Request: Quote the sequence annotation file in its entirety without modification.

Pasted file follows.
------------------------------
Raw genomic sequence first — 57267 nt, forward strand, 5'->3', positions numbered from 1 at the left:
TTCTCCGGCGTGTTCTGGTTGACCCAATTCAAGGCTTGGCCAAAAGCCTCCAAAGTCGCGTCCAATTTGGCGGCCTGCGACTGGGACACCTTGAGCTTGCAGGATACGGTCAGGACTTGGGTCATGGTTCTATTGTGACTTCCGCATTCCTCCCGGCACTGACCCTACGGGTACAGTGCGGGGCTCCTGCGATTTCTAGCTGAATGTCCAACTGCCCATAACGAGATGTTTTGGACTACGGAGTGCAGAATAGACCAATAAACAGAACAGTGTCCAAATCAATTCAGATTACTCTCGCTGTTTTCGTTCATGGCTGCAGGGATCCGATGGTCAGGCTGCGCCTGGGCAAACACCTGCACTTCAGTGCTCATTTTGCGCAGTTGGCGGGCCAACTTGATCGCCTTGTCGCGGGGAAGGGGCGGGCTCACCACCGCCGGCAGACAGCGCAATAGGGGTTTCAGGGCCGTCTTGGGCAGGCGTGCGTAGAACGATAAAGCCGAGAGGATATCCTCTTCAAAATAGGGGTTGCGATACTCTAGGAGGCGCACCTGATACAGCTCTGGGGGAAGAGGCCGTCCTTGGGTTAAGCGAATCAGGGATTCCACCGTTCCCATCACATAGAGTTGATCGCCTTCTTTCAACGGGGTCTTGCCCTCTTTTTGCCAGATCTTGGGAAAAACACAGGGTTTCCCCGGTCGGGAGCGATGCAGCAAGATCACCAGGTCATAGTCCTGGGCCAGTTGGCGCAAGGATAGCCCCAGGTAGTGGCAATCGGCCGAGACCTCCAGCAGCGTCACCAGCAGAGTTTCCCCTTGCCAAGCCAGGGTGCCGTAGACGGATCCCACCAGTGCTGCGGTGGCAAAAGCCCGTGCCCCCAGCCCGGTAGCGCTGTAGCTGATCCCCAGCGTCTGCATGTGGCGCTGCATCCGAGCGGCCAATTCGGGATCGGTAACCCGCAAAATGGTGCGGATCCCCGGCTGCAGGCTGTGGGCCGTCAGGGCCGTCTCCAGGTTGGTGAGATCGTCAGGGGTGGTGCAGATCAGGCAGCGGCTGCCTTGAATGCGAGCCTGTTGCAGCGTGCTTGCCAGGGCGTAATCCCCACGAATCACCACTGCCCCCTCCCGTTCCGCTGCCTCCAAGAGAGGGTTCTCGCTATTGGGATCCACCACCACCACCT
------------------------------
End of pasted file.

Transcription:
Raw genomic sequence first — 57267 nt, forward strand, 5'->3', positions numbered from 1 at the left:
TTCTCCGGCGTGTTCTGGTTGACCCAATTCAAGGCTTGGCCAAAAGCCTCCAAAGTCGCGTCCAATTTGGCGGCCTGCGACTGGGACACCTTGAGCTTGCAGGATACGGTCAGGACTTGGGTCATGGTTCTATTGTGACTTCCGCATTCCTCCCGGCACTGACCCTACGGGTACAGTGCGGGGCTCCTGCGATTTCTAGCTGAATGTCCAACTGCCCATAACGAGATGTTTTGGACTACGGAGTGCAGAATAGACCAATAAACAGAACAGTGTCCAAATCAATTCAGATTACTCTCGCTGTTTTCGTTCATGGCTGCAGGGATCCGATGGTCAGGCTGCGCCTGGGCAAACACCTGCACTTCAGTGCTCATTTTGCGCAGTTGGCGGGCCAACTTGATCGCCTTGTCGCGGGGAAGGGGCGGGCTCACCACCGCCGGCAGACAGCGCAATAGGGGTTTCAGGGCCGTCTTGGGCAGGCGTGCGTAGAACGATAAAGCCGAGAGGATATCCTCTTCAAAATAGGGGTTGCGATACTCTAGGAGGCGCACCTGATACAGCTCTGGGGGAAGAGGCCGTCCTTGGGTTAAGCGAATCAGGGATTCCACCGTTCCCATCACATAGAGTTGATCGCCTTCTTTCAACGGGGTCTTGCCCTCTTTTTGCCAGATCTTGGGAAAAACACAGGGTTTCCCCGGTCGGGAGCGATGCAGCAAGATCACCAGGTCATAGTCCTGGGCCAGTTGGCGCAAGGATAGCCCCAGGTAGTGGCAATCGGCCGAGACCTCCAGCAGCGTCACCAGCAGAGTTTCCCCTTGCCAAGCCAGGGTGCCGTAGACGGATCCCACCAGTGCTGCGGTGGCAAAAGCCCGTGCCCCCAGCCCGGTAGCGCTGTAGCTGATCCCCAGCGTCTGCATGTGGCGCTGCATCCGAGCGGCCAATTCGGGATCGGTAACCCGCAAAATGGTGCGGATCCCCGGCTGCAGGCTGTGGGCCGTCAGGGCCGTCTCCAGGTTGGTGAGATCGTCAGGGGTGGTGCAGATCAGGCAGCGGCTGCCTTGAATGCGAGCCTGTTGCAGCGTGCTTGCCAGGGCGTAATCCCCACGAATCACCACTGCCCCCTCCCGTTCCGCTGCCTCCAAGAGAGGGTTCTCGCTATTGGGATCCACCACCACCACCT